Homeowner Equity Reached Record Level in Early 2022

Increasing home prices have pushed equity extraction and driven a remodeling boom

Since 2012, home prices have risen continuously, providing borrowers with large amounts of home equity. At the end of the first quarter of 2022, the average borrower had $280,000 in home equity — this is a gain of $64,000 over the past year and $125,000 over the past five years.

High amounts of home equity can not only cushion borrowers from defaulting on their mortgages, but increased equity also provides homeowners with the opportunity to extract equity for debt consolidation and other expenses.

When mortgage rates hit record lows in 2021, many homeowners who wanted to extract equity from their properties opted to refinance their entire mortgage and take the cash out. As a result, cash-out refinance dollar amounts increased by 35% from 2020 to 2021.

Borrowers also increased their use of home equity loans starting in 2021. After decreasing from 2018 through 2020, in 2021, the dollar amount of approved lines of credit reached its highest level since 2007 when it increased by 23%1.

Mortgage rates began increasing in April of this year, and with that increase came a shift in equity extraction. Higher mortgage rates can make cash-out refinances less attractive and make lines of credit more attractive, especially if borrowers hold a mortgage with a very low interest rate. The use of cash-out refinancing increased by just 3% in Q1 2022 compared to a year earlier. However, the use of home equity lines of credit increased by 29%.

A low supply of available homes for sale put upward pressure on home prices and kept many homeowners in their current homes, which, in turn, fueled a remodeling boom. Remodeling expenditures rose to $391 billion in Q1 2022, the largest figure in over 25 years2.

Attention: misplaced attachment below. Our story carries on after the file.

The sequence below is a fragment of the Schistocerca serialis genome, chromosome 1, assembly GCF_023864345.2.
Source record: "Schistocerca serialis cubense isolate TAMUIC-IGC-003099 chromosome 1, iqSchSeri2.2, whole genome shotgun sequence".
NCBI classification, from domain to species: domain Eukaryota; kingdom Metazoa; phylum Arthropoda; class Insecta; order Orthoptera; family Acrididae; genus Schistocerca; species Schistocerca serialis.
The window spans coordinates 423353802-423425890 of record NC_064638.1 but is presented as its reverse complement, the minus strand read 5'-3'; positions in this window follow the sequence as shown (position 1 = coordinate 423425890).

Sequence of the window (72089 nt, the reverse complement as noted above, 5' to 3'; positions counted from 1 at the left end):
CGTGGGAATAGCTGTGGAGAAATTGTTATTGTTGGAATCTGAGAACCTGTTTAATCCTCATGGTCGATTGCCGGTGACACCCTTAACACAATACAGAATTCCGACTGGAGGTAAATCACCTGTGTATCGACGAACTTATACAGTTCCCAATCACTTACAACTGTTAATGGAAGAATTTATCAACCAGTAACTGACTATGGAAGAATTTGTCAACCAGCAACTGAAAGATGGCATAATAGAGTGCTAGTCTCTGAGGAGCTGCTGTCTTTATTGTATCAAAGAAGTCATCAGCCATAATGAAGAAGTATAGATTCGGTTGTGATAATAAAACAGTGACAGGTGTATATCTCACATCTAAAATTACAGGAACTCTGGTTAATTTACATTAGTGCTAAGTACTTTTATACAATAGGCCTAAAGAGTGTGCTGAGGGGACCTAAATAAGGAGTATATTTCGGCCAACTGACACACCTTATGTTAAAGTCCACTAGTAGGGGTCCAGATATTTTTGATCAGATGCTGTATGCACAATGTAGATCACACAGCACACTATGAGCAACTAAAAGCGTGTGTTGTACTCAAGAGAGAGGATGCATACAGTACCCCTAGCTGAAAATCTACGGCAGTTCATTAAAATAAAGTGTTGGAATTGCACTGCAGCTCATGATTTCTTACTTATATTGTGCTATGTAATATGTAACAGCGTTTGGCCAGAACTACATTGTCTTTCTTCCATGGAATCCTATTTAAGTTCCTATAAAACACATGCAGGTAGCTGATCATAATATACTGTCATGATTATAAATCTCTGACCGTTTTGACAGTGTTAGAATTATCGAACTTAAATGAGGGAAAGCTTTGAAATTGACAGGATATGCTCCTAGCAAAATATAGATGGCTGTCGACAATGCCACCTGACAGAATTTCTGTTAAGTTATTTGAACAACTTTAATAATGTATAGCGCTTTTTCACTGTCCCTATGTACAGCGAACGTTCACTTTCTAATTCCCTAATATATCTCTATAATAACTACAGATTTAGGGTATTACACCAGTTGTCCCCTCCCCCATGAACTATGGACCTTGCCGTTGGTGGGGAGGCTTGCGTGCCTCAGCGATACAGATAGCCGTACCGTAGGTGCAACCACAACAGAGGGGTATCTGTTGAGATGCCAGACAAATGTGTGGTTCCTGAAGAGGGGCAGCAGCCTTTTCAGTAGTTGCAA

While we forecast continued home price increases, those increases are predicted to slow to 5% by May 2023. This will similarly slow the rate of home equity gains.

Furthermore, the increases in mortgage rates to the highest levels in more than 13 years will make borrowing more expensive and could slow the rate of home equity extraction. However, the already-high amounts of home equity and low supply of homes on the market means that remodeling activity should remain strong through the next year.

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[1] Source: CoreLogic Public Records (second-lien HELOCs placed more than 60 days after first lien) 

[2] Source: Harvard University Joint Center for Housing LIRA, Bureau of Labor Statistics CPI Less Shelter. Improvements include remodels, replacements, additions, and structural alterations that increase the value of homes.

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